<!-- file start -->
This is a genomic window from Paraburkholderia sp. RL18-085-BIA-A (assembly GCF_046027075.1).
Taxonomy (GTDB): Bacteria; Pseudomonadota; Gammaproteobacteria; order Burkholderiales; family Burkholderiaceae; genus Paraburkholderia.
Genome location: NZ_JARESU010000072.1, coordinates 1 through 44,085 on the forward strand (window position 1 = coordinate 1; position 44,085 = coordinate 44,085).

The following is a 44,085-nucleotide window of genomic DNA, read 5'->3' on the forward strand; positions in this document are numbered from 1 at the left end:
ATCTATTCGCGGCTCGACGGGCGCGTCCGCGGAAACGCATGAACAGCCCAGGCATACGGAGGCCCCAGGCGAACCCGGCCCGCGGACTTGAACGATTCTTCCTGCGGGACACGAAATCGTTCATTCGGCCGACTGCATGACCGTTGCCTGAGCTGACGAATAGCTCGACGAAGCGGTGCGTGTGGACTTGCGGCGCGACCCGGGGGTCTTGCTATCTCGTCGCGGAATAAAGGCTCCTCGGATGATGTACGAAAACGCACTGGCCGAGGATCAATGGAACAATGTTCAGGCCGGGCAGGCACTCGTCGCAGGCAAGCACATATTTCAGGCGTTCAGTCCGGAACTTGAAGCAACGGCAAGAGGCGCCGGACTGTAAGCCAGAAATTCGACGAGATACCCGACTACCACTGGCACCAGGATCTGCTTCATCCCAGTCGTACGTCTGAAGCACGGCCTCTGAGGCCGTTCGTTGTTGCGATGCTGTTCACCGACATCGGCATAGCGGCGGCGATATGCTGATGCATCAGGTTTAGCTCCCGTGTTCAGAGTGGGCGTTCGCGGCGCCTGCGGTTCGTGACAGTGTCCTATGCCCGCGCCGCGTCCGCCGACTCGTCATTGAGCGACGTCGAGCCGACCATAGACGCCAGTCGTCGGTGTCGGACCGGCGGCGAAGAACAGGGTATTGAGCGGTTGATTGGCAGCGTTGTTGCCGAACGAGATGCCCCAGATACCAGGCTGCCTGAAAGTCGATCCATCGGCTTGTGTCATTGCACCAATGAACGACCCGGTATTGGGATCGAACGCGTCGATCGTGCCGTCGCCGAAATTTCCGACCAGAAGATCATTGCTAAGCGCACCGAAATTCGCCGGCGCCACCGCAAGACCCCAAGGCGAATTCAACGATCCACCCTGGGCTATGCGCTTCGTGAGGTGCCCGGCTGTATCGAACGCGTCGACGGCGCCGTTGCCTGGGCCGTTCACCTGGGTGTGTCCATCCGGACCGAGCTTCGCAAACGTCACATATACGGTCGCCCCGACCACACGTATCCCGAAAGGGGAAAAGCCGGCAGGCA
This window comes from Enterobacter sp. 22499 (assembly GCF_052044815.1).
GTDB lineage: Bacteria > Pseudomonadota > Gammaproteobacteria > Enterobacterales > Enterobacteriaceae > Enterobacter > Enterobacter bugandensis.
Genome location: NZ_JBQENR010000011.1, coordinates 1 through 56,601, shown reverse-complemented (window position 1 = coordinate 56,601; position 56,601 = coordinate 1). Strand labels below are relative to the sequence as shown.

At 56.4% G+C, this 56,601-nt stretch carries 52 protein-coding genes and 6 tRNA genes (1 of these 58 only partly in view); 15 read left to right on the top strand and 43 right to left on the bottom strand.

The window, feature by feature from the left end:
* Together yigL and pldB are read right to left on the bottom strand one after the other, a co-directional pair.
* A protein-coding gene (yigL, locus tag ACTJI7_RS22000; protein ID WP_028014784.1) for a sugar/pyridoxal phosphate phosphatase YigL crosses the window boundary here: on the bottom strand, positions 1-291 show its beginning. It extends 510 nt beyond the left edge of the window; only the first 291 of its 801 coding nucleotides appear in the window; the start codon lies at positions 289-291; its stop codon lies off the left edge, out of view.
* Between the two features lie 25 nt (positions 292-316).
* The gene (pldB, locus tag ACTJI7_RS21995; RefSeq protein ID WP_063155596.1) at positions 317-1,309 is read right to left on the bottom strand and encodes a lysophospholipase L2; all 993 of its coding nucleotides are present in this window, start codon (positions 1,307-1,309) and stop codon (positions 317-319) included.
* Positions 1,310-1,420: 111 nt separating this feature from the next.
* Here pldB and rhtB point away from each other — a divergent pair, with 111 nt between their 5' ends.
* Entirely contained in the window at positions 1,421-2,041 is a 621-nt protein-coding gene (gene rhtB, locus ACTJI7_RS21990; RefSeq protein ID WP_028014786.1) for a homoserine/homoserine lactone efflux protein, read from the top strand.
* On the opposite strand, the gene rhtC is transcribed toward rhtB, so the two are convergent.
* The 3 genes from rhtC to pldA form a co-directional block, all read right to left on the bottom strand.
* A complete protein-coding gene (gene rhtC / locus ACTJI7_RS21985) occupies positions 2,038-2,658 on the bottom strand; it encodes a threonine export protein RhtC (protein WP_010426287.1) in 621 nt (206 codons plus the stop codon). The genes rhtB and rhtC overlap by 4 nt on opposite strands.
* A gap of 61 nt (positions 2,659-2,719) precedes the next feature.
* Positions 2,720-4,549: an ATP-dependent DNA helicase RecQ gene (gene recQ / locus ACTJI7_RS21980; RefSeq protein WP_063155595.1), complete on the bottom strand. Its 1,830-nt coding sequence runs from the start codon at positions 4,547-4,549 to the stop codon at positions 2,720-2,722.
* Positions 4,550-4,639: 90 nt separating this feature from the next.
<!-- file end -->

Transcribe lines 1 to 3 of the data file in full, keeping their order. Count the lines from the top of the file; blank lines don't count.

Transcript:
This is a genomic window from Paraburkholderia sp. RL18-085-BIA-A (assembly GCF_046027075.1).
Taxonomy (GTDB): Bacteria; Pseudomonadota; Gammaproteobacteria; order Burkholderiales; family Burkholderiaceae; genus Paraburkholderia.
Genome location: NZ_JARESU010000072.1, coordinates 1 through 44,085 on the forward strand (window position 1 = coordinate 1; position 44,085 = coordinate 44,085).